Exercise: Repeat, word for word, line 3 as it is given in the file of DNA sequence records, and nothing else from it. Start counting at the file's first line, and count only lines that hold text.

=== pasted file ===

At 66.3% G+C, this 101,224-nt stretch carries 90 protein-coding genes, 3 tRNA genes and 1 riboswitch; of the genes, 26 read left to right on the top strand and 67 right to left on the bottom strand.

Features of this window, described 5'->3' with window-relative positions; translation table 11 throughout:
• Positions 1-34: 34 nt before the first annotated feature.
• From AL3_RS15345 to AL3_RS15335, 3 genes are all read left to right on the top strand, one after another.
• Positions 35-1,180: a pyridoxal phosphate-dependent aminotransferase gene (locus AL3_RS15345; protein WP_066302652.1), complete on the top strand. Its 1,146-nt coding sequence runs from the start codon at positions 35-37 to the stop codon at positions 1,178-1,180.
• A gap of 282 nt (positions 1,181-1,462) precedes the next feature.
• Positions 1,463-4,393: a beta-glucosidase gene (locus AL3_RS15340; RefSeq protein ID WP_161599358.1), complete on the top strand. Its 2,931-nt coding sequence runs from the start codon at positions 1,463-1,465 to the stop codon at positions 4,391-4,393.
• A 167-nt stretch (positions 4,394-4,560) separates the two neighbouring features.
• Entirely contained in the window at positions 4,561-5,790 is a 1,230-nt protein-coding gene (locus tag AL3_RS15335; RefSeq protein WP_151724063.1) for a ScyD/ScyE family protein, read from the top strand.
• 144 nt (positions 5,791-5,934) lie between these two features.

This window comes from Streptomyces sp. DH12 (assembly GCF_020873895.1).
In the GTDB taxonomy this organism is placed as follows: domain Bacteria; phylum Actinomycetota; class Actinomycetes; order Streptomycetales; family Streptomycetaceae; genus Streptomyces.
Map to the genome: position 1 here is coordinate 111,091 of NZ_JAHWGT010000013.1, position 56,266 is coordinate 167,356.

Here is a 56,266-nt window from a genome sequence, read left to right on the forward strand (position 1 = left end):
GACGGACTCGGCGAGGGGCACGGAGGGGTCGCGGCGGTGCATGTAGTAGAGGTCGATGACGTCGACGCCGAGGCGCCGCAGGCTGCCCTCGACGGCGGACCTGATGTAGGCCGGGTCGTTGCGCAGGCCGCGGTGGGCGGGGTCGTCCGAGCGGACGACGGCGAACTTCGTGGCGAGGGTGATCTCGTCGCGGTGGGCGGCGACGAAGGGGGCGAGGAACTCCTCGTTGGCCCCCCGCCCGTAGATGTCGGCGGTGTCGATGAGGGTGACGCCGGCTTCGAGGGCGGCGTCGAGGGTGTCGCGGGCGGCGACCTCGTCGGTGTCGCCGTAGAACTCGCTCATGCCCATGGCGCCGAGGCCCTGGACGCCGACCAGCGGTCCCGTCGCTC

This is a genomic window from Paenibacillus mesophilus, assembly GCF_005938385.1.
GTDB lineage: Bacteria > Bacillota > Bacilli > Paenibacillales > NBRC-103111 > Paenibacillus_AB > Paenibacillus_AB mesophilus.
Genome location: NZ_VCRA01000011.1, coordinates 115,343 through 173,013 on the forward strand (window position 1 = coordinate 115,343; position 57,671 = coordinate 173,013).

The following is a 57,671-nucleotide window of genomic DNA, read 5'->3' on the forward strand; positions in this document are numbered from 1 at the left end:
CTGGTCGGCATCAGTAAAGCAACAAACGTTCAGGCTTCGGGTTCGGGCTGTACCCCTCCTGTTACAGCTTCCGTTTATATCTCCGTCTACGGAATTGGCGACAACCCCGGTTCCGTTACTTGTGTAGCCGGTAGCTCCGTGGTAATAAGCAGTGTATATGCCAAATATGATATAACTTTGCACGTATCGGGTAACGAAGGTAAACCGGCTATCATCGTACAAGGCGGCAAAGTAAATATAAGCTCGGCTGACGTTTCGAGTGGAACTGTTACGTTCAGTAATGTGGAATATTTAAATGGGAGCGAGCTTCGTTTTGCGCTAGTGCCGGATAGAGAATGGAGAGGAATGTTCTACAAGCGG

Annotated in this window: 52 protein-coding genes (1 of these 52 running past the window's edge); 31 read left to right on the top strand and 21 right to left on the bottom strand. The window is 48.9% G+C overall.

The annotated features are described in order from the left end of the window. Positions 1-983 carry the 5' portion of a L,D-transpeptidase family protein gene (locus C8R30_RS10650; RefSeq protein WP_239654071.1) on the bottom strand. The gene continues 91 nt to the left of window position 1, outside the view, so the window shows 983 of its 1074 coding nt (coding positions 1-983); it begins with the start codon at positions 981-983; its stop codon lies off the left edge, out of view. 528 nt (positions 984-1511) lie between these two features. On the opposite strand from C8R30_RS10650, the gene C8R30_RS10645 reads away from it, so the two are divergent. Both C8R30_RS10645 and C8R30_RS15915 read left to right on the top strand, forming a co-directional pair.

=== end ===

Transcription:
• Positions 1-34: 34 nt before the first annotated feature.